WASHINGTON, DC: FCC chairman Kevin J Martin is an accommodating soul - especially when a proposed $8.2 billion media takeover deal needs a little help from its friends.
Billionaires, of course, are rarely short of pals and Chicago-based real estate tycoon Sam Zell is no exception.
Right now Sam is itching to complete his agreed acquisition of the Tribune Company, America's second-largest newspaper publisher whose stable includes the Chicago Tribune, Los Angeles Times, Newsday, Hartford Courant, and the Baltimore Sun.
However, there's a slight snag impeding the deal. It concerns America's inconvenient cross-media ownership rules, which prevent any newspaper proprietor from also owning a TV station within the same city or local market.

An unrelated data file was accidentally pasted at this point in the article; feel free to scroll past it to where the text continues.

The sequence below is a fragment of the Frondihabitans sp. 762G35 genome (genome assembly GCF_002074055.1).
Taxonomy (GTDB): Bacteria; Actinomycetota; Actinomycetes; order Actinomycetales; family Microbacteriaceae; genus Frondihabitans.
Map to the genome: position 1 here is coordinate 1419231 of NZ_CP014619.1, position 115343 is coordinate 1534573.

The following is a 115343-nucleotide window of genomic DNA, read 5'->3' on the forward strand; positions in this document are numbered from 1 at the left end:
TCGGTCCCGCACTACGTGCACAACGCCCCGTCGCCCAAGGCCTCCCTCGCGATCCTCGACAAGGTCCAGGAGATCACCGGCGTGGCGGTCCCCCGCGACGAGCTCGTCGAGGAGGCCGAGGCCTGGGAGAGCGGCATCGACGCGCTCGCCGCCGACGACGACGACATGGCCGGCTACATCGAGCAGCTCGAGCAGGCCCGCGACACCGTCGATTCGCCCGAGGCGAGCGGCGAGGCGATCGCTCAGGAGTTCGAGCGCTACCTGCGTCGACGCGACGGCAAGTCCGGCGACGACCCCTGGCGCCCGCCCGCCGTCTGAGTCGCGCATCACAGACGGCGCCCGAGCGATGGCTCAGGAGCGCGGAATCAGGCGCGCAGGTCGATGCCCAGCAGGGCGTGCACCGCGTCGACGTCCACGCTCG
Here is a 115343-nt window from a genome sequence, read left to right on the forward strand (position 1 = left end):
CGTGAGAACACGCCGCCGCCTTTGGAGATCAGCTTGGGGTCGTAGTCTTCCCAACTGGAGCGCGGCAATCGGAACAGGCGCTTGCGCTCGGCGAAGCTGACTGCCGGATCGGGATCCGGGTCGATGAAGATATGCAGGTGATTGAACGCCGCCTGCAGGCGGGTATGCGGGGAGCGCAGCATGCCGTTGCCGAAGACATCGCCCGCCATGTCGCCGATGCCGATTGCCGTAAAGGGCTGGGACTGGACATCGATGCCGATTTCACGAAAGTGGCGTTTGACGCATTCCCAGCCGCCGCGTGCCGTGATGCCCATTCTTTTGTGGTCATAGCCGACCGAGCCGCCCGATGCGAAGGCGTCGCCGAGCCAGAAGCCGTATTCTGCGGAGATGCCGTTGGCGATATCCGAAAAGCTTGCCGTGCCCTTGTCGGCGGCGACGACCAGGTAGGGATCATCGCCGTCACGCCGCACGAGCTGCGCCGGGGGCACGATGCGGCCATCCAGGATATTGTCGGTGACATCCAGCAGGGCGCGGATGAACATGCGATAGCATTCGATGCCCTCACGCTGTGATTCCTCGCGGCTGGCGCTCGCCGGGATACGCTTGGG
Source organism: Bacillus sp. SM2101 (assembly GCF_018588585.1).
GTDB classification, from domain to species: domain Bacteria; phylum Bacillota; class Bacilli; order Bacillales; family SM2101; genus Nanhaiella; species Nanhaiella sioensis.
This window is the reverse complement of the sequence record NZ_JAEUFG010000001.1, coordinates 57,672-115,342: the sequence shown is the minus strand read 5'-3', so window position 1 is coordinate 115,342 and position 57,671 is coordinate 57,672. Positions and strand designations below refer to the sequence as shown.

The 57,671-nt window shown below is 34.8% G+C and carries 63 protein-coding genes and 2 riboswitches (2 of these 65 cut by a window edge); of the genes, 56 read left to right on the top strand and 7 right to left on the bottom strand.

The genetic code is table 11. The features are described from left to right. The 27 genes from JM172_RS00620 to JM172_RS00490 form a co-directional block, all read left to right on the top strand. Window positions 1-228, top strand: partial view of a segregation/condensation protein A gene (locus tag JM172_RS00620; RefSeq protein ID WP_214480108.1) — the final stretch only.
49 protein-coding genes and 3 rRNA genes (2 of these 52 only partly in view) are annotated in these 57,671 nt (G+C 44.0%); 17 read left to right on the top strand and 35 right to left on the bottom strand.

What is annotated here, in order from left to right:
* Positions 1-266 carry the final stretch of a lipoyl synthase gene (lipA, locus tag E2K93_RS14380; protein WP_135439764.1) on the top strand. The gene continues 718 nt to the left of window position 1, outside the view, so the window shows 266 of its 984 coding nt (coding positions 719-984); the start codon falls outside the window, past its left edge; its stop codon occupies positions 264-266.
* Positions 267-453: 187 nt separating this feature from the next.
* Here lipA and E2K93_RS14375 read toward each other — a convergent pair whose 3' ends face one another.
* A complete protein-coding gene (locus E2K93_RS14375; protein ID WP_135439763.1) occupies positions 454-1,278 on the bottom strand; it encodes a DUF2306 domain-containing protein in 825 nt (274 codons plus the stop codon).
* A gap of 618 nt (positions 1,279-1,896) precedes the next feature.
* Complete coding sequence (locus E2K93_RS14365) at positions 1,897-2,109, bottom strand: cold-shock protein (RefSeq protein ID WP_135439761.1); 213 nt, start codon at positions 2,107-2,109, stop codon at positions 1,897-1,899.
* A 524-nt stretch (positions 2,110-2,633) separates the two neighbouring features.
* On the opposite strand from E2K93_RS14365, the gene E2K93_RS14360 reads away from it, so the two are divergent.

And since Zell has a controlling interest in a number of TV operations, the rules require a selloff of some of those asserts - a situation that would delay completion of the Tribune deal.
Enter Martin, the FCC's White House appointee.
In a noble gesture of cooperation he has abruptly proposed a FCC vote today, Friday, that a waiver of the ownership rules be granted so as to facilitate completion of Zell's takeover.
The issue has acquired additional significance, having become part of a poker game between FCC proponents and opponents of a wider deal to relax all media ownership restrictions - a goal on which Martin has publicly set his heart.
Indeed, one of his fellow commissioners, Democrat appointee Jonathan Adelstein, has publicly accused him of using Tribune as a negotiating ploy to persuade his fellow FCC commissioners to accede to an ownership free-for-all.
Data sourced from Wall Street Journal Online. additional content by WARC staff